Plan A! — Launching A Digital Product Pt. 1

Music to Grieve to

TL;DR — You Have To Create Something of Value

Earlier this year I had an opportunity to buy the domain name Musicto.com — it fit beautifully into my long term strategy as the artist music2work2 so I jumped on it and went about the process of establishing a record label.

Here’s the brand positioning statement:

“For people who have to address a specific task or challenge and are looking for music to help, musicto publishes albums designed to create the optimal sonic environment. Unlike other music sites, musicto creates music for specific actions and behaviors and does not charge a subscription fee.”

Identify How The Money Flows

The music industry has been nuts for the last 15 / 16 years. Digitization burned down the production and distribution models while the mobile revolution took care of everything else. As an independent record label I don’t care about sales — I don’t care about downloads or CDs, all I care about is streams.

As more people pony up the $10 a month to Spotify or Apple or Tidal to access all music everywhere — we begin to make a living.

Identify The Behavior You Want

The behavior our label needs is for someone to listen to our music — that’s it. They don’t have to buy it — they just have to select it from the almost infinite choice they already have in their hand.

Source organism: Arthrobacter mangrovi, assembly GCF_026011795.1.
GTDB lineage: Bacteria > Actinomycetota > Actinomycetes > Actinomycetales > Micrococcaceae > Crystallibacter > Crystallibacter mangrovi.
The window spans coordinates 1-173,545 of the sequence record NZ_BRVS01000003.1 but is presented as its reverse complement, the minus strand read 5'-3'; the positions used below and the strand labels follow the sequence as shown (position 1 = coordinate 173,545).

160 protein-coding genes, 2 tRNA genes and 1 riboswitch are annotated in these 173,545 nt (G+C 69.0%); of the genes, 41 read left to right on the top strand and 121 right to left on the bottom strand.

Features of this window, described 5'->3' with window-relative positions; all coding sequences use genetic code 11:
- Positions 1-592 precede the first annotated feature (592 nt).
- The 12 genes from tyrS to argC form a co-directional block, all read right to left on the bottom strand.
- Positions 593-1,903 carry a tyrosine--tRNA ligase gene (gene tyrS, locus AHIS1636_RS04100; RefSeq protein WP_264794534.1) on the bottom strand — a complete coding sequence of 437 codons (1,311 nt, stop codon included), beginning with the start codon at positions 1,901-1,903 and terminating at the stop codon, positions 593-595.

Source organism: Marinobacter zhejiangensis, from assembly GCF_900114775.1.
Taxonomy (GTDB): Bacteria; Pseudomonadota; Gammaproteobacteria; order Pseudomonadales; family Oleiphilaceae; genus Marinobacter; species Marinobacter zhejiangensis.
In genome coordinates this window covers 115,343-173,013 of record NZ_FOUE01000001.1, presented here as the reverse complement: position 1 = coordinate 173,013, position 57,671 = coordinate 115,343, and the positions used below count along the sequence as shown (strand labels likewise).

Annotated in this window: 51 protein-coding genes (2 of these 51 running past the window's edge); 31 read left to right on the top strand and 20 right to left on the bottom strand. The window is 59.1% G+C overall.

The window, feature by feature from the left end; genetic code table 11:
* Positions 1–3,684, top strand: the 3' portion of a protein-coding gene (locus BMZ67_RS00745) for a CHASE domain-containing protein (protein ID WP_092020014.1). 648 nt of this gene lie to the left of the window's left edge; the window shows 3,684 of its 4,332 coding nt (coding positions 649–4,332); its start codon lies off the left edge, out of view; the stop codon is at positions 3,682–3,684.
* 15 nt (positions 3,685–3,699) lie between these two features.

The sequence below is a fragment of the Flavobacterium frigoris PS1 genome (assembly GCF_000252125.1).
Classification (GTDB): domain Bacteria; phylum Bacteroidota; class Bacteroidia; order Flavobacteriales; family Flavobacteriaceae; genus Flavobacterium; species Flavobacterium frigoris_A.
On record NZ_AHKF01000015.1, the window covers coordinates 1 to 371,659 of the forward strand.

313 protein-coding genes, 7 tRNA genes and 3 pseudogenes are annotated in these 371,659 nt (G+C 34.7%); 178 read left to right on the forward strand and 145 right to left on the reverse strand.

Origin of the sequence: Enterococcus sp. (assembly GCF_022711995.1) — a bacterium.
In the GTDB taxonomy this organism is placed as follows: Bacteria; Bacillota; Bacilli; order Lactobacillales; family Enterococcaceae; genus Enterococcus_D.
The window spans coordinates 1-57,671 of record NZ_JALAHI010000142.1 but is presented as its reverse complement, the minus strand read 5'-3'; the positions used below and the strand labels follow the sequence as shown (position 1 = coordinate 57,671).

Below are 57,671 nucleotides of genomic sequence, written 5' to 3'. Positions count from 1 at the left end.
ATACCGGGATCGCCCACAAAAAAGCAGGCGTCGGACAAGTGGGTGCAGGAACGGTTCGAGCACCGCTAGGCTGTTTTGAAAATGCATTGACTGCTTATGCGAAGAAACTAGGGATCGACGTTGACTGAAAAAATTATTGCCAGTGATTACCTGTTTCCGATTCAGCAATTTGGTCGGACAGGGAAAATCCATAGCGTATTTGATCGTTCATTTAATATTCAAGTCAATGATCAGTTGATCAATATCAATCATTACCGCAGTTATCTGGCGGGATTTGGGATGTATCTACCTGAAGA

Traditional labels are well aware of the new paradigm and a whole new breed of gatekeepers have already arrived. The music industry is back and money has started to flow, payola is alive and well in the form of Playlist Influence and once again the public are being seduced by large corporate budgets.

Our marketing strategy is to bypass the music industry and connect directly to the people.

Identify Product Market Fit

My Dad died last year. The music that was coming out of me was pretty down tempo — sure it was pretty, but it was sad and I didn’t know what to do with it. As we brainstormed possible album names from Music to Write An Essay to, Music to Beat Procrastination, Music to Walk to, etc., one leaped out at me…

I knew there were hundreds and thousands of small to medium size organizations that provided services for people dealing with grief. I also knew a link back from them, with their relatively high non-profit domain authority, would deliver a great bang for our outreach buck.

People don’t search for Grief Music but they do search for Sad Music, almost 100,000 of them a month. If we could become the #1 search result, we’d have cracked it and I’d have to stop writing Simply Friday emails.

Our first release became “Music to Grieve to.”

Identify Plan A

The idea was simple — create something of value that the grief organizations would share with their audiences. This would result in links and social shares and drive us to the top of the search results.

Much as we loved the album we didn’t think that the organizations would blindly market it for us, so we started researching grief and in particular how music impacted it. It took over 2 months and cost over a grand in research and writing costs, but after multiple revisions, we finally had a long form, research backed article that showed that listening to sad music was actually good for you.

We compiled a spreadsheet of the leading grief organizations — wrote a basic outreach letter that touted the benefits of our information and asked them to share it with their audience. We sent out the first 20 emails and waited.

Next Week: When Plan A Fails…

Originally published on http://simplyfriday.com